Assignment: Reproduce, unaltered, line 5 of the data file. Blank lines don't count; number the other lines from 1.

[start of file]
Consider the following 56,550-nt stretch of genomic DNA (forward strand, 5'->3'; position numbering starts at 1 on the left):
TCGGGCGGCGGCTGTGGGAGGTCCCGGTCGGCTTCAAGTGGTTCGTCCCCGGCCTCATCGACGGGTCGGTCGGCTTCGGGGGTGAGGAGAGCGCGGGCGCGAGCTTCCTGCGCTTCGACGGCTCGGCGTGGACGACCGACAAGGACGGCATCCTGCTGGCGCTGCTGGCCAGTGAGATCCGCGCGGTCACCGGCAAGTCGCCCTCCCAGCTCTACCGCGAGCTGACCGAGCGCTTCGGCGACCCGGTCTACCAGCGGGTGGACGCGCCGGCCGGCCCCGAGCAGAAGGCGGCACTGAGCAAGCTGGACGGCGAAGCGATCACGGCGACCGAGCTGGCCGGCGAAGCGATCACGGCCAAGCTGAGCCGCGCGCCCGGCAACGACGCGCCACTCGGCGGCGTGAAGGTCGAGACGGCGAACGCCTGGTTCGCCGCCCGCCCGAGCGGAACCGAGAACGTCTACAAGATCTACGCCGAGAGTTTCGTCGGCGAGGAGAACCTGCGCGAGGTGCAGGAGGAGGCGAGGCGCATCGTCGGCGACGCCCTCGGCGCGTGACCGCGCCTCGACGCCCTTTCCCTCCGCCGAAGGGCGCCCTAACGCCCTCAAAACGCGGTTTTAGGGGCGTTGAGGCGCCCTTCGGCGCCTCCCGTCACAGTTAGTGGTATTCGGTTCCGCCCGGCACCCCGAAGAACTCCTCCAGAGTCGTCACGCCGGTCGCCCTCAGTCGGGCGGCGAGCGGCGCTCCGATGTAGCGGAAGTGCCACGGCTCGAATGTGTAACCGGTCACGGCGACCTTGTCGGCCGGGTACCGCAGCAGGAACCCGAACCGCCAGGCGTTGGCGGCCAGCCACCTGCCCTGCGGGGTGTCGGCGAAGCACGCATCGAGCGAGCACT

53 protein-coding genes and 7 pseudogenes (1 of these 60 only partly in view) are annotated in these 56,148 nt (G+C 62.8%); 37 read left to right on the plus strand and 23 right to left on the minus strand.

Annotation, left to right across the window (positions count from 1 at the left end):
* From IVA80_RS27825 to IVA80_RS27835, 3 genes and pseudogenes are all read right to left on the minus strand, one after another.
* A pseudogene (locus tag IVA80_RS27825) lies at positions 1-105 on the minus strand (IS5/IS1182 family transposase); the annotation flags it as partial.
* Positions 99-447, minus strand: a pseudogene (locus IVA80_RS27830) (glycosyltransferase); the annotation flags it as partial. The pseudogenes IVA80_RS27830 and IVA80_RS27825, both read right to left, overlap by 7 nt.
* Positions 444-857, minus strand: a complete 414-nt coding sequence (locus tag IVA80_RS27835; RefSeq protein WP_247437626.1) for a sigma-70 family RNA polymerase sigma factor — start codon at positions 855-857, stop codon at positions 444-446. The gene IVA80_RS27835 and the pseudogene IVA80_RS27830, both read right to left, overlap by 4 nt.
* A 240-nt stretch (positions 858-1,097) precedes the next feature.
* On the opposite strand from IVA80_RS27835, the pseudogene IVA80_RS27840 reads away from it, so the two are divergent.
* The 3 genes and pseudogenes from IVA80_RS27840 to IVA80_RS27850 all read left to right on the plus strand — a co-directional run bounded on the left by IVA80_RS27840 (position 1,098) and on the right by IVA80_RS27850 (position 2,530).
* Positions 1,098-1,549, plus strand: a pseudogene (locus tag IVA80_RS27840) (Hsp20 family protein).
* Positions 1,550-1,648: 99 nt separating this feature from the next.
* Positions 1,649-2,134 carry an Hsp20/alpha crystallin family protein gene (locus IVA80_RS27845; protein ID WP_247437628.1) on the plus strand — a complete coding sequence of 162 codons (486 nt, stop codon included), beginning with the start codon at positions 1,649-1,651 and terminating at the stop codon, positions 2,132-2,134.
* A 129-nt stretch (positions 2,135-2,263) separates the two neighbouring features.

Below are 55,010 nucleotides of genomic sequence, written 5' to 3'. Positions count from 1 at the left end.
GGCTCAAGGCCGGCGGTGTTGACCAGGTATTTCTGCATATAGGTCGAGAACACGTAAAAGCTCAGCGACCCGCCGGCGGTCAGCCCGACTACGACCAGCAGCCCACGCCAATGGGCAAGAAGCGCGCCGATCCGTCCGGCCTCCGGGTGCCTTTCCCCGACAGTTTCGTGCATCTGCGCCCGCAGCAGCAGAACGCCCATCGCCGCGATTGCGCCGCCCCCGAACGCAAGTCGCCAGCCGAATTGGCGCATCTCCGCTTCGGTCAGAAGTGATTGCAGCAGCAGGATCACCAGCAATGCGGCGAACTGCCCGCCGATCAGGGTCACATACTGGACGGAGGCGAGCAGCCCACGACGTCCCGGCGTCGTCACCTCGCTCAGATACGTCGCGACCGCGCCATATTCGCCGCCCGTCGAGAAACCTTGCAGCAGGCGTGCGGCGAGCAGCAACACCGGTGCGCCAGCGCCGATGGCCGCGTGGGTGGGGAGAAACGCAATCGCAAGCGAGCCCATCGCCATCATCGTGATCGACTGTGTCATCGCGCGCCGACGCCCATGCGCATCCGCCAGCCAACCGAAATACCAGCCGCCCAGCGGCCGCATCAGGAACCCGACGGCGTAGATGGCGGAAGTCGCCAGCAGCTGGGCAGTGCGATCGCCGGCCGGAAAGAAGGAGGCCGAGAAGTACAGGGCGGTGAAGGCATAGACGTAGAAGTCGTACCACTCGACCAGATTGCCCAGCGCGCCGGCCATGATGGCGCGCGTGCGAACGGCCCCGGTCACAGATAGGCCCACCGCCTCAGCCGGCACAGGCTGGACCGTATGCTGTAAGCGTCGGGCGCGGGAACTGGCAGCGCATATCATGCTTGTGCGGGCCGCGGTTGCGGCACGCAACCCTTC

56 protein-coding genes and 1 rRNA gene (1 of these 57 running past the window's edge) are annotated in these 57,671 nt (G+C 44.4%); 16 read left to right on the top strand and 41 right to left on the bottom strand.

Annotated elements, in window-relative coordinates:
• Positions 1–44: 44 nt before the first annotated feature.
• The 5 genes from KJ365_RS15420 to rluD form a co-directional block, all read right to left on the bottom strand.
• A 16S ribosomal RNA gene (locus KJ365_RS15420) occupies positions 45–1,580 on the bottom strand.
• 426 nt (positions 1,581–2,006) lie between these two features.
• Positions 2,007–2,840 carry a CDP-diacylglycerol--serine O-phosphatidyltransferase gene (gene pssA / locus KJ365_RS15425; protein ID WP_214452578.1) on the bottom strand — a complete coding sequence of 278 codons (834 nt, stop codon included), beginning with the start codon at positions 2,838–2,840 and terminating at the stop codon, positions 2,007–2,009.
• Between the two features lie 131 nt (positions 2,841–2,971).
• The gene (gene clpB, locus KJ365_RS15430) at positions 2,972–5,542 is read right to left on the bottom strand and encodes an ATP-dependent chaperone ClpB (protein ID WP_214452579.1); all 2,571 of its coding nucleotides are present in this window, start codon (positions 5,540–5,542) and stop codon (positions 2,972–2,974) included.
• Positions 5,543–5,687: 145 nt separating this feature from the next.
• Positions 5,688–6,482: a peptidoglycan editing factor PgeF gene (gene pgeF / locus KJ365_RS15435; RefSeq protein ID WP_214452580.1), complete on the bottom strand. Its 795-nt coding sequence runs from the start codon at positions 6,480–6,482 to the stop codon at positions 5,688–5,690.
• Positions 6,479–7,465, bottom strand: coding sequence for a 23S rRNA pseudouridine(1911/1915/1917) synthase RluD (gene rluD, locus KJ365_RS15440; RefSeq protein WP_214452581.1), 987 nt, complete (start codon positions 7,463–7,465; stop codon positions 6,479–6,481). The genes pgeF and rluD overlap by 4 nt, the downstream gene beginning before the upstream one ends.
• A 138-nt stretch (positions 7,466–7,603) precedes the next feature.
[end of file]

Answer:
* From IVA80_RS27825 to IVA80_RS27835, 3 genes and pseudogenes are all read right to left on the minus strand, one after another.